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By Patrick J. Buchananstring(43) "Smarty error: eval: missing 'var' parameter"
By Patrick J. Buchanan The honor of it all aside, Rep. Paul Ryan would do well to decline the speakership of the House. For it is a poisoned chalice that is being offered to him.
The Republican Party is not, as some commentators wail, in "chaos" today. It is in rebellion, in revolt, as it was in the early 1960s when Barry Goldwater's true believers rejected Eisenhower Republicanism and Nelson Rockefeller to nominate the Arizona Senator for president.
A similar and bristling hostility to today's establishment has arisen, in the GOP Congress, the country, and the presidential race.
The acrimony attendant to this militants revolt explains why Speaker John Boehner packed it in, singing "Zip-a-Dee-Doo-Dah," and why Donald Trump remains far out in front for the nomination.
Ryan's popularity and pleasant persona are not going to be able to smooth over those divisions. For they are about ideology, and about issues such as free trade and amnesty for people here illegally, where Ryan stands squarely with the establishment and against the revolt.
Many House rebels and Trump supporters look on the hollowing out of America's industrial base as the direct result of trade treaties negotiated for the benefit of transnational corporations, whose profits are contingent on cutting production costs by moving factories out of the USA.
Ryan voted for all of those trade deals. And Ryan voted for fast-track, the unilateral surrender of Congress's power even to amend the trade treaties that Barack Obama brings home.
Should he become speaker, Paul Ryan would have to round up Republican votes for the Trans-Pacific Partnership trade deal Obama has negotiated. But not only are Bernie Sanders and Hillary Clinton opposed to TPP, Trump calls it a "disaster" that fails to address the critical issue of "currency manipulation."
The TPP has already been rechristened by Republican rebels as "Obamatrade." If Ryan harbors ambitions to be president, he will steer clear of this coming battle between nationalism and globalism.
As former Speaker Newt Gingrich suggests, a Speaker Ryan would be embattled as soon as he took up the gavel:
"It's easy to get 218 on the first vote, and then you get to keep the government open through a continuing resolution, and then you get to the debt ceiling, and, if you're not careful, by Christmas you resemble John Boehner."
On the issues of mass immigration and illegal immigration that have roiled the Republican race, Ryan is regarded as an open-borders man.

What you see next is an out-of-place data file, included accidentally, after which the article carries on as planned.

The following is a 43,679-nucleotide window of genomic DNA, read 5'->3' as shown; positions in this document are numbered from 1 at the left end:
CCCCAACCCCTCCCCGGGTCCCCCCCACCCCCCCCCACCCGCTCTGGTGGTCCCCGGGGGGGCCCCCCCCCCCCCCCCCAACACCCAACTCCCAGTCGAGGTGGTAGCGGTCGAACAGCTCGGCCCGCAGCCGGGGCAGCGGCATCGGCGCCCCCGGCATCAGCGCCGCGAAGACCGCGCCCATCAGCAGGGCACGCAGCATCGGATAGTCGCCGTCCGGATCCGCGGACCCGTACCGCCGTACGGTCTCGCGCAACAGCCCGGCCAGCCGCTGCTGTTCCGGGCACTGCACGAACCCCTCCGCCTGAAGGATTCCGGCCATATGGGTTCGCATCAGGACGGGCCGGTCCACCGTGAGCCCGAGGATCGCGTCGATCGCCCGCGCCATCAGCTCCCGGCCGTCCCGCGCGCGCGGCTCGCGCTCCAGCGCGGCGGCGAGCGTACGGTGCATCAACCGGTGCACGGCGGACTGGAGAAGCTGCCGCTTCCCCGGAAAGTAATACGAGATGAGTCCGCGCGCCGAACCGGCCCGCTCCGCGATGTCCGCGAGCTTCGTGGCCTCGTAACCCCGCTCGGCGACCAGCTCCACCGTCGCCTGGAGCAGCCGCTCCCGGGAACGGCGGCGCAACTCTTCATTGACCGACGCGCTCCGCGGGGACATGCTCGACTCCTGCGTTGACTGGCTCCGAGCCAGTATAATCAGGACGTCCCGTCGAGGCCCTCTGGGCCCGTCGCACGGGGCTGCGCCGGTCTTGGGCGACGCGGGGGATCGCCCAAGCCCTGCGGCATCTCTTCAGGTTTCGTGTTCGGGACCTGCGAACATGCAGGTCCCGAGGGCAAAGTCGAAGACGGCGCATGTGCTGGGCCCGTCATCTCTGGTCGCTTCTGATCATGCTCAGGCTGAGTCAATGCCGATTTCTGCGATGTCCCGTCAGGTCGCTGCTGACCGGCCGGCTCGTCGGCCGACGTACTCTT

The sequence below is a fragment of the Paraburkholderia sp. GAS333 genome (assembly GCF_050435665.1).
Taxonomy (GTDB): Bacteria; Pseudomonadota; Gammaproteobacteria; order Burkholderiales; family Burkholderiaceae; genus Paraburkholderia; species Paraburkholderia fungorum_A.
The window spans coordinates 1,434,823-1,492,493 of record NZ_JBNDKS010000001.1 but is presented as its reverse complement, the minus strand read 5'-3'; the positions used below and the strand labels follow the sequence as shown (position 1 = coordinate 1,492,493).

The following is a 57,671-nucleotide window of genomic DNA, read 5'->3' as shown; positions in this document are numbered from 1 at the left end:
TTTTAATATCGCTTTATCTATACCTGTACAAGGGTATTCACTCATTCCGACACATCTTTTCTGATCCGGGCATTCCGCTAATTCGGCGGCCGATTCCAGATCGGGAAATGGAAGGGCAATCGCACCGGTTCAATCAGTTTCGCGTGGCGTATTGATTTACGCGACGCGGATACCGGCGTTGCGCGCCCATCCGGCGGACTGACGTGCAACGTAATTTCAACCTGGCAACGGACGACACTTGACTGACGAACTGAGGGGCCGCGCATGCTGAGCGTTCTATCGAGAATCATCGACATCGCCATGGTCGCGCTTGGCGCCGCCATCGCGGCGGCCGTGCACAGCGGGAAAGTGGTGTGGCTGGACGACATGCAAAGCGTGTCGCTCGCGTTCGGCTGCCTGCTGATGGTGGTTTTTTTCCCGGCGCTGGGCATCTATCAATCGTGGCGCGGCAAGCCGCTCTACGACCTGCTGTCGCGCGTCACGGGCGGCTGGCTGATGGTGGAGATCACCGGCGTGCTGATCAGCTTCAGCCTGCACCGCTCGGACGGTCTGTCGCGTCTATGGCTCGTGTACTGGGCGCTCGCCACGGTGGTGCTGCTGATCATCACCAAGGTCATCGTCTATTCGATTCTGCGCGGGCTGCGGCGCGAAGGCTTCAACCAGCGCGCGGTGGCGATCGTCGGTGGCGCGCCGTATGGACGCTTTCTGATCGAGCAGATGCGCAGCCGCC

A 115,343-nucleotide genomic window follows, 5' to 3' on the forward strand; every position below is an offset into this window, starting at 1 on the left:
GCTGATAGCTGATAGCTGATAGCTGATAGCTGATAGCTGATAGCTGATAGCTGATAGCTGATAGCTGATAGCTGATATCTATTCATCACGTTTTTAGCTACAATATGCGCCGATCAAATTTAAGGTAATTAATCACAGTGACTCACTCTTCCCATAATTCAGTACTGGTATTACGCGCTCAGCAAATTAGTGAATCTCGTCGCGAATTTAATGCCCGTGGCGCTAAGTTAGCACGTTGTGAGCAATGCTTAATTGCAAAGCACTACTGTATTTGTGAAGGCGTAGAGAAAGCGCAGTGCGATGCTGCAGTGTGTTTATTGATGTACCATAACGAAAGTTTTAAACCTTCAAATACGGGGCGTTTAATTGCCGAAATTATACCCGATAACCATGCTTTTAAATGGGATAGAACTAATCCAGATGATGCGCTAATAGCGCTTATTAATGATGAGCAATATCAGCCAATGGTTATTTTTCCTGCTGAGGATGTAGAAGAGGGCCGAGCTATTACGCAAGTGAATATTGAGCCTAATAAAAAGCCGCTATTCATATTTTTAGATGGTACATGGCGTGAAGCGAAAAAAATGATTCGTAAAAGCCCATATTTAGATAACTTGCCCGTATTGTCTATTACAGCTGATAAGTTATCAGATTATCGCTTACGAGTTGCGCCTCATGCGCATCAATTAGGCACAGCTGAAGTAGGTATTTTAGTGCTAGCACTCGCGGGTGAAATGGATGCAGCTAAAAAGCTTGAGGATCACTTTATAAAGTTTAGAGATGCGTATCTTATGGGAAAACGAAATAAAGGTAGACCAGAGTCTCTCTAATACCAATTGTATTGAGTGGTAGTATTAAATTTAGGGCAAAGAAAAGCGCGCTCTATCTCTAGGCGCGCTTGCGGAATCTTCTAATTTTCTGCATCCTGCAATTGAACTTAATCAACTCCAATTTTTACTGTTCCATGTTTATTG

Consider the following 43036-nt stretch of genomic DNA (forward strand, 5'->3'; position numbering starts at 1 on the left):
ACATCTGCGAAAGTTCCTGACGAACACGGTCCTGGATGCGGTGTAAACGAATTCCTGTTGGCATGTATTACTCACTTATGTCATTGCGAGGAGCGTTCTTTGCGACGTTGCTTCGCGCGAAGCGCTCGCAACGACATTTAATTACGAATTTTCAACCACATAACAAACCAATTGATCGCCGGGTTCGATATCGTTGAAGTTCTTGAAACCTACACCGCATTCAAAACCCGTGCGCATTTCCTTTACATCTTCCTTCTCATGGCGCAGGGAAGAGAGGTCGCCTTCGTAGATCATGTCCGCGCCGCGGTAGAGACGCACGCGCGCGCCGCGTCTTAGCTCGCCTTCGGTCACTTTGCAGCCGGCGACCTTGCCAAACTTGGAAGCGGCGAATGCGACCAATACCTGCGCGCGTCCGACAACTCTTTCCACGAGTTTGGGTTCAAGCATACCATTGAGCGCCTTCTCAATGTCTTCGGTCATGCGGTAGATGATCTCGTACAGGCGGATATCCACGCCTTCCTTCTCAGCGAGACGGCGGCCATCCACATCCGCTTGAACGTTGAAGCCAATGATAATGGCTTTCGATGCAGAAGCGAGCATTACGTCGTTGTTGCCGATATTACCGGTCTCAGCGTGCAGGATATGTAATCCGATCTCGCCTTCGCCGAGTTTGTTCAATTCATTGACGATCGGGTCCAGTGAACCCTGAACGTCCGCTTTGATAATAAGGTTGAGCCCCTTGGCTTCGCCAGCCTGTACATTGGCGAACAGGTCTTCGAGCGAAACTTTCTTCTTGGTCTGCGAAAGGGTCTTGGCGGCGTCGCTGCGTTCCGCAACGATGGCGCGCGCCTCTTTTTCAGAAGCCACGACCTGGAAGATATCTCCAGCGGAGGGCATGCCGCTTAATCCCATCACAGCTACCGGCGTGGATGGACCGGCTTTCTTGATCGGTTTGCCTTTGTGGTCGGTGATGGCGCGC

Says Rosemary Jenks of NumbersUSA, which is fighting to halt the invasion:
"He (Ryan) has been ... pro-amnesty, pro-mass immigration, pro-replacing American workers with foreign workers ... all of his career."
In the early 1960s, the Goldwaterites demanded "A Choice, Not an Echo" in the title of Phyllis Schlafly's best-seller, an updated version of which is now in print. Those conservatives did not want to compromise with their adversaries in the Republican establishment or Democratic Party. They did not want to work together. They wanted to change policy. They wanted to change the direction of the country.
Backing the Freedom Caucus in the House and the "outsiders" in the GOP presidential race are men and women of a similar mindset, who have been recognized and re-identified by the National Journal's John Judis.
They are the Middle Americans Radicals, the "MARS."
Their temperament is that of their forebears in the '60s and '90s, but their issues are today's. Patriotic and nationalistic, they cherish the country they grew up in and do not want it changed by mass migration. They want illegal immigrants sent back. On whether a devout Muslim should be president, they are with Dr. Ben Carson.
When Trump says, "We never win anymore," that resonates to these folks. They see 21st-century America as a nation that cannot win its wars, or secure its borders, or build an infrastructure of roads, bridges, rails and airports to match those rising in other countries.
Moreover, the spirit of revolt in the GOP, indeed, in both parties today, is not confined to the USA. It is roiling Europe. In Britain, France, Spain, Italy and Belgium, nationalism is tearing at the seams of nations. Secession from the EU appears to be an idea whose time is coming.
Popular resistance to the dictates of Brussels and Angela Merkel's Berlin, and to mass migration from the Middle East and Africa that threatens to swamp the smallest continent, are familiar to the Americans of 2015 as well.
Paul Ryan is not going to be able to unite a House Republican caucus that is splitting on issues like this. As chairman of the House Committee on Ways & Means, he is better off working on supply-side tax cuts.
After the GOP capture of the House in 2010, Ryan, with new Majority Leader Eric Cantor and Majority Whip Kevin McCarthy, wrote a book about what they were going to do, titled, "Young Guns."
"Young Guns" Cantor and McCarthy are now lying toes up in the OK Corral, and if Paul Ryan becomes speaker, he will end up the same way.